Three days before Halloween in 2010, Donna O’Sullivan had the scare of her life. She was in the office of a Center City pulmonologist seeking treatment for scleroderma.
Getting the right diagnosis and the right doctor had been a difficult journey. The Havertown resident had been misdiagnosed with lupus, then anemia. She eventually ended up in that pulmonologist’s office, which was almost the right place. The emergency room was where she really needed to be.
On that day, O’Sullivan’s body went into full revolt. Struggling to breathe, O’Sullivan watched her skin turn milk white. Then she started convulsing.
The pulmonologist sent O’Sullivan to Jefferson University Hospital, the closest ER. When a nurse tried to take blood, her arm turned black. Her oxygen levels plummeted and she had only seven units of blood in her body, less than half the normal amount. “My husband said, ‘Give her my blood, give her my blood,’ but our blood types don’t match,” she recalls. “At some point, I just collapsed.”
O’Sullivan had “watermelon belly,” a side effect of scleroderma. “The disease can cause blood vessels to dilate inside the stomach, bowels and elsewhere,” says Dr. Nora Sandorfi, a Penn Medicine rheumatologist and scleroderma expert. “When those vessels bleed, they look like red watermelon, with black seeds being the blood.”
Sandorfi eventually became O’Sullivan’s physician, but only after she spent six months recovering from a laser procedure that stopped the bleeding inside her stomach. Once discharged, O’Sullivan tried to adhere to treatment protocols for scleroderma, but physicians gave her incomplete information that worsened her symptoms. Desperate, O’Sullivan turned to the Internet. “I spent months doing research and going to online support groups,” she says. “I got off my pity potty and took control of my medical care.”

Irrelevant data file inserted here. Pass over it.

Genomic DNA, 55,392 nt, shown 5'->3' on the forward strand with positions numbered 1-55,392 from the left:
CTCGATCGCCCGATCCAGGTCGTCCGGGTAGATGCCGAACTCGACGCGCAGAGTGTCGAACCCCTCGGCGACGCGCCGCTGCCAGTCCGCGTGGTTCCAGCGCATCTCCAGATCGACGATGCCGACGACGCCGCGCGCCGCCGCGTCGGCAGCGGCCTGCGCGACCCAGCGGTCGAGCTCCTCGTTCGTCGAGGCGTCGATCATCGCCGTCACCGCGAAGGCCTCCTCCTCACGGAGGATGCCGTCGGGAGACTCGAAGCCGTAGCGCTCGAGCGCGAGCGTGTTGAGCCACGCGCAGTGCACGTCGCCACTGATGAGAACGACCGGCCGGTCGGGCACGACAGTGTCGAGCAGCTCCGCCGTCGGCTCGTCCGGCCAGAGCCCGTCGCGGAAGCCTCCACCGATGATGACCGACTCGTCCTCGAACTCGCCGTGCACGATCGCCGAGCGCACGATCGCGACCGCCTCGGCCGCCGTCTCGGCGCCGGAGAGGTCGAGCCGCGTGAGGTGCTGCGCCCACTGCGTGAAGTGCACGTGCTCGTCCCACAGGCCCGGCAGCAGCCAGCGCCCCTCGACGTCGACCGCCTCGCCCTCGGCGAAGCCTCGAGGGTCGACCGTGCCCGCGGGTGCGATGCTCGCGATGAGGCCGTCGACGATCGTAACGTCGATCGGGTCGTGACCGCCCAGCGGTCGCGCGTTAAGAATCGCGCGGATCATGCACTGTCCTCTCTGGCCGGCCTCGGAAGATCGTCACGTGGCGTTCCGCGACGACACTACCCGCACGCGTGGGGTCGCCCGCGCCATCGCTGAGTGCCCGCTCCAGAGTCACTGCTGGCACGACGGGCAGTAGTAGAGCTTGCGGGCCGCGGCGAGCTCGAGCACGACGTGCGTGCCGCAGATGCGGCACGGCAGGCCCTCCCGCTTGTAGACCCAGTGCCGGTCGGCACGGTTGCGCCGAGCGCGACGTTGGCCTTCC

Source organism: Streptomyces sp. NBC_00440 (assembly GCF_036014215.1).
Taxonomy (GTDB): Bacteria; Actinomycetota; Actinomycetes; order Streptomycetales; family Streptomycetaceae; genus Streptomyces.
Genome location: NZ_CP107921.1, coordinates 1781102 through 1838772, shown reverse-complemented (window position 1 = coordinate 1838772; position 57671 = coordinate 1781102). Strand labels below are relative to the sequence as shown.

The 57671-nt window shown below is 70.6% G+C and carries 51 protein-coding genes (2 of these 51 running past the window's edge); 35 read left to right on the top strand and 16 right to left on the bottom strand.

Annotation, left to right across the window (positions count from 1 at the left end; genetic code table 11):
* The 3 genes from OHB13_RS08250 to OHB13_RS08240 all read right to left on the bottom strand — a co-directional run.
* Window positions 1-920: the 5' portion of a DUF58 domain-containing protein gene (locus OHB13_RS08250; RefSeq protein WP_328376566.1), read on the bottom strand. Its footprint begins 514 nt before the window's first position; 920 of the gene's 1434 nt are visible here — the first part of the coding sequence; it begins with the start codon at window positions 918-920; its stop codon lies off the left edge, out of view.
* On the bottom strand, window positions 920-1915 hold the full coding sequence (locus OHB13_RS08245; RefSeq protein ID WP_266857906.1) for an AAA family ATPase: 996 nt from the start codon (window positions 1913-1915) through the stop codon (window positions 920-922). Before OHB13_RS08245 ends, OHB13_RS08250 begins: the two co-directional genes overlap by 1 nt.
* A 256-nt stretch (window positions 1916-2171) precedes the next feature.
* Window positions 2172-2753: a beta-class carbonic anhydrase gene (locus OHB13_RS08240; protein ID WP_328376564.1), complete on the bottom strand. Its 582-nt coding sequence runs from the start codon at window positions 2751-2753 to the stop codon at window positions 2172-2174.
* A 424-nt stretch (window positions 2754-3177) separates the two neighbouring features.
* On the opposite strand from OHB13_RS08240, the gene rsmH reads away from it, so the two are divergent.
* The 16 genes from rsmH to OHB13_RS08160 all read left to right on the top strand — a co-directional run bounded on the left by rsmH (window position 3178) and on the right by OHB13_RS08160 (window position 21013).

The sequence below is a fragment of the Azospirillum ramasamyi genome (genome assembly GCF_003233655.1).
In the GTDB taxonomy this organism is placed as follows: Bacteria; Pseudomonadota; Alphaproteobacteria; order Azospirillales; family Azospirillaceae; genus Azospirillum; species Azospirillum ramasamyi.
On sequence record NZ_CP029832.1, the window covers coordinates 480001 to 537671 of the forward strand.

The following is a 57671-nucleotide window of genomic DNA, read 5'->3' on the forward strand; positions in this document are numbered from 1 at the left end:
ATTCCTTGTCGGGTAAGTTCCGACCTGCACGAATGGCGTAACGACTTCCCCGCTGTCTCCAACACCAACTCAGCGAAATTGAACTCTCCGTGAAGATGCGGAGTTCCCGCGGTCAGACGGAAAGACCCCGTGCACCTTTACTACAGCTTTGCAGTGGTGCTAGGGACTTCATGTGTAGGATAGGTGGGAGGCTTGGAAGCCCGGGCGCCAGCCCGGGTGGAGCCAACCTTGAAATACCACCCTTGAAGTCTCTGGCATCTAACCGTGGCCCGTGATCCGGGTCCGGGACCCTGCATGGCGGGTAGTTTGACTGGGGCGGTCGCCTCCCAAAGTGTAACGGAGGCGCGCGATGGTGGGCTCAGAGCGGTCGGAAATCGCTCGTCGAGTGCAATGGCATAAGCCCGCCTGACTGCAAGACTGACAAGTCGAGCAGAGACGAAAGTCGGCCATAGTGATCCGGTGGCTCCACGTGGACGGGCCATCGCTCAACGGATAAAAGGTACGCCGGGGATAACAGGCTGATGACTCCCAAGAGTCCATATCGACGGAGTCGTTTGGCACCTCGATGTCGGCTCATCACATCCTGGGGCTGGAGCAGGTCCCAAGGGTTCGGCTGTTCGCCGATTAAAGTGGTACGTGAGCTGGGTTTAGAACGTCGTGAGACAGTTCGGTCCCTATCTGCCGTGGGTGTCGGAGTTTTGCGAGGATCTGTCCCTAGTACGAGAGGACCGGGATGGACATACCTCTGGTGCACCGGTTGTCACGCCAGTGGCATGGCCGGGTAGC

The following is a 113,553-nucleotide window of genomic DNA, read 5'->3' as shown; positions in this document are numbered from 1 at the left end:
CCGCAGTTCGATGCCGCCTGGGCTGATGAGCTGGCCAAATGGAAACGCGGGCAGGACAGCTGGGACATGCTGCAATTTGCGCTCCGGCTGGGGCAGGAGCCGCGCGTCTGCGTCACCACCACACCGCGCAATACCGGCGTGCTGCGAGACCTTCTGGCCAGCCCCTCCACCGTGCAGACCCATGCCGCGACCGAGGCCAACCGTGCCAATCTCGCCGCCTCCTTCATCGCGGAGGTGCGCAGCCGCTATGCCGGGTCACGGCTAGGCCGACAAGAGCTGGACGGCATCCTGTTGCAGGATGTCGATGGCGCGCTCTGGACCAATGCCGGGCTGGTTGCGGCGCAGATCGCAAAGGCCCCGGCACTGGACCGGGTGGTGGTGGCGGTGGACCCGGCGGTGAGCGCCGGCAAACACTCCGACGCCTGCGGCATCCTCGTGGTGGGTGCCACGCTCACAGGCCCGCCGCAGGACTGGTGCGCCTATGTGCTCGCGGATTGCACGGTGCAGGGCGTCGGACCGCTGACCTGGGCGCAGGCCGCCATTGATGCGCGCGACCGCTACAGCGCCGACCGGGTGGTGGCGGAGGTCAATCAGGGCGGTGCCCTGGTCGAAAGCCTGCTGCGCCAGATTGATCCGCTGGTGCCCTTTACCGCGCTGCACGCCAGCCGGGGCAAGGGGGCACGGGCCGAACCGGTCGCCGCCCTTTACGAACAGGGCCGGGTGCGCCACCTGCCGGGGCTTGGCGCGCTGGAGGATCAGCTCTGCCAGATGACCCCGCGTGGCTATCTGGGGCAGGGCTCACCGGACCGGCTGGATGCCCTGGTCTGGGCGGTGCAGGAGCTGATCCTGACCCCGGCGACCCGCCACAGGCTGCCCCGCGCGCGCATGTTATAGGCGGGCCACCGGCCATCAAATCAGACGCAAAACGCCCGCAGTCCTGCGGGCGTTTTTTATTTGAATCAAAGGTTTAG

That phenomenon is all too common with scleroderma. “Patients become the experts, because scleroderma manifests differently from person to person, making it difficult to diagnose,” says Kerri Connolly, national director of programs and services for the Scleroderma Foundation. “There isn’t one test that diagnoses scleroderma, and there isn’t one path that it takes. The lack of predictability is often difficult to manage, which is why patients really come to support one another.”
The Scleroderma Foundation’s online community has more than 40,000 members sharing experiences and advice. O’Sullivan became one of them. She was a member of the Delaware Valley chapter and is on the board of directors of Project Scleroderma. “This disease is hard on our bodies, and it’s just as hard on the people who love us,” O’Sullivan says. “My family has been through hell watching my pain and being afraid of losing me.”
O’Sullivan’s tenacity has paid off. Through her research, she found Sandorfi. “She saved my life,” O’Sullivan says. “The first thing was providing a thorough education, so I could be an informed patient.”
The disease’s real name is systemic sclerosis. Scleroderma, medical slang for “thick skin,” is a painful condition caused by collagen overproduction. Another symptom is vasculopthy, in which inner layers of blood vessels become thickened, altering blood flow. That leads to a host of problems, including Raynaud’s disease, which turns extremities blue or white. Joint pain and digestive issues like GERD are common, too.
As with many autoimmune diseases, scleroderma’s cause is unknown. “There may be an environmental trigger, like stress or an infection, or a genetic predisposition that we’re unable to specify,” Sandorfi says.
The good news is that the array of symptoms can be treated with blood pressure medication, aspirin, antacid, dietary changes and immunosuppressant therapy. Still, there is no cure—and living with scleroderma takes a heavy toll.
O’Sullivan hopes that talking about it will raise awareness of this rare and frequently misunderstood disease. “People with chronic illnesses aren’t faking being sick—they’re actually faking being well,” O’Sullivan says.
These days, O’Sullivan manages her scleroderma with a variety of treatments. “I’m not a victim—in fact, I’m one of the lucky ones,” she says. “My disease could take a turn. But until that happens, my glass is half full.”